The author of one of Abu Muqawama's favorite series of books passed away this week at 82. (Charlie is still woefully remiss in not having read them; maybe she'll spend some birthday money on a set.) From the Guardian obit:
George Macdonald Fraser, who has died aged 82, was the creator of Harry Flashman, one of the bright gems of the English comic novel. Fraser was already 44, and a long-serving journalist, when he decided to leave his job as deputy editor of the then Glasgow Herald to write fiction. He had the happy idea of resurrecting Flashman, the cowardly bully of Tom Brown's Schooldays and seeing what happened to him after he had been expelled from Rugby school for drunkenness.
The result was Flashman (1969), which saw the craven Flashy turned into a soldier, quaking with fear but still drinking and chasing women in the middle of the retreat from Kabul in the first Afghanistan war. The book was original and very funny and it also, most unusually for a comic novel, gave readers a telling picture of life in England and the empire between 1839 and 1842: there were four closely-packed pages of notes at the back of the novel which proved the historical accuracy of what seemed like mere exuberant farce.
Fraser followed it the next year with Royal Flash. This was a double literary conceit, with Flashman, a character from one Victorian novel, getting involved in the plot of another, Anthony Hope's 1894 classic The Prisoner of Zenda. The idea was that Hope had used Flashman's adventures to invent the tale of Rudolf Rassendyll, the Englishman who was the double of the King of Ruritania. Flashy gives the reader the true story, involving Bismarck and the Schleswig-Holstein affair. The book also featured Lola Montez, the fabulous beauty of the age, and her lover Ludwig, the mad King of Bavaria. Ten pages of notes again told the casual reader that he was getting much true historical gen among the comic cuts.
Bismarck and Schleswig-Holstein aside, Fraser's real interests were the British empire, the American civil war, and the wild west. The 12 books of the Flashman series feature many of the 19th century's major engagements: the slave trade in Flash for Freedom (1971), the Charge of the Light Brigade in Flashman at the Charge (1973), The Indian Mutiny in Flashman in the Great Game (1975), Custer's last stand in Flashman and the Redskins (1982), the Opium Wars in Flashman and the Dragon (1985), and the raid by the abolitionist John Brown on Harpers Ferry, Virginia, in Flashman and the Angel of the Lord (1994).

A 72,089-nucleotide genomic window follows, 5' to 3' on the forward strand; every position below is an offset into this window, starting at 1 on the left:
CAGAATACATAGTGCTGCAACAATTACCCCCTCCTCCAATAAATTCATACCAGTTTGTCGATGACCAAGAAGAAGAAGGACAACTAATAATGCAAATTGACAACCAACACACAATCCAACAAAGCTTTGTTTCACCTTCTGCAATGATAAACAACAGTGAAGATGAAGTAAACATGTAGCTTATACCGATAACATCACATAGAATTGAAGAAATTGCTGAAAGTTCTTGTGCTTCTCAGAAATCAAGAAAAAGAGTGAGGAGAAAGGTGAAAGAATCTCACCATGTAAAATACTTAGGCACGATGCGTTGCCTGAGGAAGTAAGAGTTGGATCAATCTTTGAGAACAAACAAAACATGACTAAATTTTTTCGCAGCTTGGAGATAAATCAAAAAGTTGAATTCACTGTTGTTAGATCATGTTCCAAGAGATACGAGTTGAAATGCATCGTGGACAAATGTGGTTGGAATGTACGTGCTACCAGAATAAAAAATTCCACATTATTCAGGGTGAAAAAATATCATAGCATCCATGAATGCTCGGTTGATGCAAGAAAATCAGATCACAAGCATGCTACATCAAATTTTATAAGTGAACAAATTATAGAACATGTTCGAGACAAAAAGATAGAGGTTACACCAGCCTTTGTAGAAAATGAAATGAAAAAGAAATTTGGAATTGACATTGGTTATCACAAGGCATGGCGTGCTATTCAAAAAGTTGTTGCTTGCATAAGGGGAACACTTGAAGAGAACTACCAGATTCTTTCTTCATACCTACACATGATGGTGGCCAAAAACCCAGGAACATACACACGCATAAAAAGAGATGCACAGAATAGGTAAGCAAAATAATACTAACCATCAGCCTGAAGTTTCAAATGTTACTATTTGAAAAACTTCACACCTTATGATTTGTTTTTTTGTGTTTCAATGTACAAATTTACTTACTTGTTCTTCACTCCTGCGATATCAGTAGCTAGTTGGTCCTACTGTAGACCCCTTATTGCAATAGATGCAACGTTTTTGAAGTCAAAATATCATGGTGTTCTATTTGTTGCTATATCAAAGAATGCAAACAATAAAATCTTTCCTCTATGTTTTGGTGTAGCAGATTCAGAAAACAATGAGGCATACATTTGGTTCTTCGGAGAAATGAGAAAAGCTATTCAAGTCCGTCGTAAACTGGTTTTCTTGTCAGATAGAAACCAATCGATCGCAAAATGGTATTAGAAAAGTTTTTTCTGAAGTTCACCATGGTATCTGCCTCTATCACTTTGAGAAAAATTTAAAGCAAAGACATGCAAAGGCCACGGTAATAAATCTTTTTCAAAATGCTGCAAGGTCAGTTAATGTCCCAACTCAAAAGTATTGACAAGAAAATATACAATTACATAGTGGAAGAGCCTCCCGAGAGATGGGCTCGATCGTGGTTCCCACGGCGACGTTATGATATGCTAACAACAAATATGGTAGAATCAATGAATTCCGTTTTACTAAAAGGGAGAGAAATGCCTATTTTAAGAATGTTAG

In a late book of short stories, Flashman and the Tiger (1999), Flashman, up against Bismarck again, averts a European war in 'The Road to Charing Cross', is involved in a celebrated royal scandal concerning Edward VII in 'The Subtleties of Baccarat', and, in the title story, 'Flashman and the Tiger', he is found at the battle of Rorke's Drift before encountering Sherlock Holmes and Dr Watson. Other Flashman books were Flashman's Lady (1977), Flashman and the Mountain of Light (1990) and the very last one, Flashman on the March (2005), about the Abyssinia Campaign of 1868.
In every novel the notes confirm that while Flash's sexual high jinks and great feats of cowardice are fictional they are played before a real historical background. Sometimes the real events are very hard to believe. Two women in particular - the "female Caligula", the black Queen Ranavalona of Madagascar in Flashman's Lady, and Jeendan, the nymphonmaniac Maharini who dressed as a dancing girl and ruled the Sikhs in their war against British India in 1845-46 - seem the work of a fevered imagination, but they turn out to be quite real historical figures.
Update: Abu Muqawama just learned of George MacDonald Fraser's death by reading his own freaking blog. Thanks, Charlie, for spotting this. Abu Muqawama was wandering through the Border's in Nashville just the other day and bought Flashman's Lady for the airplane ride back to London. Those of you who are DC-based can find pretty much the whole Flashman series at Kramerbooks on Connecticut Avenue. Also, you guys know how much Abu Muqawama dislikes Maureen Dowd, but she once wrote a column on why it might have been helpful for George W. to have read Flashman before going to war in Afghanistan. Read it here.